Yufan Lu
Make Me Beautiful

More than ten million people in China undergo cosmetic surgery every year because they want to decide for themselves how their faces will look. With this story, Yufan Lu attempts to understand the mechanisms behind this desire. She visits several cosmetic surgeons to make an operation plan for her own face. After her “beauty defects” are recorded, she can choose from the most popular types of face – as if her face were the only obstacle on the path to a perfect life. The photographer has compiled her own “facial diagnoses” and taken photos in cosmetic surgery practices. Lu shows “before” photos that she finds on specialist websites and, using a knife, adds various patterns to these pictures. Afterwards, she adds to every photo a statement from a person who has undergone cosmetic surgery. Some of her photos are reminiscent of death masks that allude to what has been lost. But they offer more: hope, closure and a certain mystery.

  • Artificiality
  • Beauty
  • Optimisation
  • Surface
3 Questions
1. The door opener: Can you describe a formative moment in your career as a visual journalist?

I don’t think I really have a decisive, formative moment. I think my visual career has always been full of self-questioning, and I have to keep improving myself with reading, learning and practising to continue to be a photographer. In other words, my career is full of formative moments. But in terms of the methodologies of making works and studying photography itself, I think I benefit a lot from my study at the Photography and Urban Cultures programme at Goldsmiths College. That experience is a starting point for me.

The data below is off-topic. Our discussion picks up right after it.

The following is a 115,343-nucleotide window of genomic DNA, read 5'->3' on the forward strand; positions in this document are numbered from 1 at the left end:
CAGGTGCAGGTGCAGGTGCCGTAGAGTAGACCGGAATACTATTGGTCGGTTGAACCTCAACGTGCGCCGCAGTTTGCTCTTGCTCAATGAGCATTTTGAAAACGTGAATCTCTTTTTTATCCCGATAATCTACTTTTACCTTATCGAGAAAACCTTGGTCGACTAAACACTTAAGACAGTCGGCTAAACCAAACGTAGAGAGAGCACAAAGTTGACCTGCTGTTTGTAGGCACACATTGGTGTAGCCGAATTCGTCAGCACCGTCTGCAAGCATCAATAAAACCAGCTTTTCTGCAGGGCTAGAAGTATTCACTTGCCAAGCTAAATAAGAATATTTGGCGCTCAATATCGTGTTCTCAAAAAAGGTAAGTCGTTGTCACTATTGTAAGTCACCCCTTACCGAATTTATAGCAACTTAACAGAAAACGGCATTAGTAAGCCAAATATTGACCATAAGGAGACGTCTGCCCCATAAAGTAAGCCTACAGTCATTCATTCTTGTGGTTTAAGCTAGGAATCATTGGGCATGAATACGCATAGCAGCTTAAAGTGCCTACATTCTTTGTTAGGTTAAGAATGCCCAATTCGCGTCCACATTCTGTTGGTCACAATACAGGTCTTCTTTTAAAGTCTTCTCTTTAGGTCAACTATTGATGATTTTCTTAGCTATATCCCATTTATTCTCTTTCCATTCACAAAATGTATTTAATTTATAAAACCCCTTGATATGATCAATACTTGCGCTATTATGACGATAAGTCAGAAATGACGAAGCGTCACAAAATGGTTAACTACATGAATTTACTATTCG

2. The decisive moment: When did you first encounter your topic and why did you decide to cover it photographically?

I had the visual idea of asking cosmetic surgeons to make diagnoses on my self-portrait before I began the project. I’ve been unconfident in my appearance since very young. I sort of know the social mechanism behind that insecurity, but that mechanism has become so internalised that I can’t simply detach myself from self-body shaming. I think the same struggle applies to millions of people who seek cosmetic surgeries. To have my portrait being drawn upon by people with power in appearance is at first like an experiment to see how same or different one’s face is judged, and eventually a visual therapy for myself.

3. The future: What could the visual journalism of the future be like?

I think the visual journalism of the present is witnessing more untraditional, conceptual expressions. I really appreciate the freedom and accuracy in terms of many talented photographers using all kinds of visual languages to tell relevant stories and express their own ideas, which help their works become more accessible. As for visual journalism of the future, I look forward to more innovative visual practice that could break away from the visual “norms” constructed by the media and photographers today, and continue to resonate with people in an increasingly divided world.

»It’s like extracting my social self out of my body. In this sense my intention to use the project as a therapy or experiment worked.«

Yufan Lu
Some more questions....
Where does the pressure to undergo cosmetic surgery come from?

There’s internalized pressure to become beautiful in a socially recognized way the face is considered to be the image of the self, and I think doing cosmetic surgery is like making oneself a social mask, a way to “fix” one’s identity. There’s also practical pressures, for example I read in the news that a woman who signed a contract with an Internet celebrity company was required to do cosmetic surgeries before she could actually appear in front of the camera. What surprised me is that the woman just accepted the terms like that. Traditionally Chinese people believe that every hair and bit of skin is received from our parents, and one must not injure or wound the body, but now people would undergo cosmetic surgeries not only to reconstruct themselves, but also out of economic reasons.